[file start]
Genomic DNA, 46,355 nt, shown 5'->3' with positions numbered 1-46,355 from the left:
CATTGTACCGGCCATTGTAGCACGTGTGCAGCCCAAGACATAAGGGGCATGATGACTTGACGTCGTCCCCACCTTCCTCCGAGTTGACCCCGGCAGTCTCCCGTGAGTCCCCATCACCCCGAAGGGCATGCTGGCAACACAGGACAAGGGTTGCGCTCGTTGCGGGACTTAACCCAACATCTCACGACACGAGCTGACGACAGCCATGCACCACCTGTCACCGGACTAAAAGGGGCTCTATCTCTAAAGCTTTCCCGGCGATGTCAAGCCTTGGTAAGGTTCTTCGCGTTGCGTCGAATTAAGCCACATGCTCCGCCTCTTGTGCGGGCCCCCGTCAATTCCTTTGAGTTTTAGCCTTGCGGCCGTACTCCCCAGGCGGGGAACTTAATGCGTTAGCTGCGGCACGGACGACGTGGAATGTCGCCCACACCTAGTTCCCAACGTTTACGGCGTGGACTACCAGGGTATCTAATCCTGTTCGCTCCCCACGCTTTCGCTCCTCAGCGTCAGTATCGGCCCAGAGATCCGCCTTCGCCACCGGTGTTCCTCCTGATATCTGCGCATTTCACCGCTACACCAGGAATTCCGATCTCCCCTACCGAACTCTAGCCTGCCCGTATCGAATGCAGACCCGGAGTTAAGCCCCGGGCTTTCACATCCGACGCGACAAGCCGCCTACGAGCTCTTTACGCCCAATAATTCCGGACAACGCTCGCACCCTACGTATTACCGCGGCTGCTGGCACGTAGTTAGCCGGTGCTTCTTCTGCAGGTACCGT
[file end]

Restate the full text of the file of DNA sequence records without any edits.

Genomic DNA, 46,355 nt, shown 5'->3' with positions numbered 1-46,355 from the left:
CATTGTACCGGCCATTGTAGCACGTGTGCAGCCCAAGACATAAGGGGCATGATGACTTGACGTCGTCCCCACCTTCCTCCGAGTTGACCCCGGCAGTCTCCCGTGAGTCCCCATCACCCCGAAGGGCATGCTGGCAACACAGGACAAGGGTTGCGCTCGTTGCGGGACTTAACCCAACATCTCACGACACGAGCTGACGACAGCCATGCACCACCTGTCACCGGACTAAAAGGGGCTCTATCTCTAAAGCTTTCCCGGCGATGTCAAGCCTTGGTAAGGTTCTTCGCGTTGCGTCGAATTAAGCCACATGCTCCGCCTCTTGTGCGGGCCCCCGTCAATTCCTTTGAGTTTTAGCCTTGCGGCCGTACTCCCCAGGCGGGGAACTTAATGCGTTAGCTGCGGCACGGACGACGTGGAATGTCGCCCACACCTAGTTCCCAACGTTTACGGCGTGGACTACCAGGGTATCTAATCCTGTTCGCTCCCCACGCTTTCGCTCCTCAGCGTCAGTATCGGCCCAGAGATCCGCCTTCGCCACCGGTGTTCCTCCTGATATCTGCGCATTTCACCGCTACACCAGGAATTCCGATCTCCCCTACCGAACTCTAGCCTGCCCGTATCGAATGCAGACCCGGAGTTAAGCCCCGGGCTTTCACATCCGACGCGACAAGCCGCCTACGAGCTCTTTACGCCCAATAATTCCGGACAACGCTCGCACCCTACGTATTACCGCGGCTGCTGGCACGTAGTTAGCCGGTGCTTCTTCTGCAGGTACCGT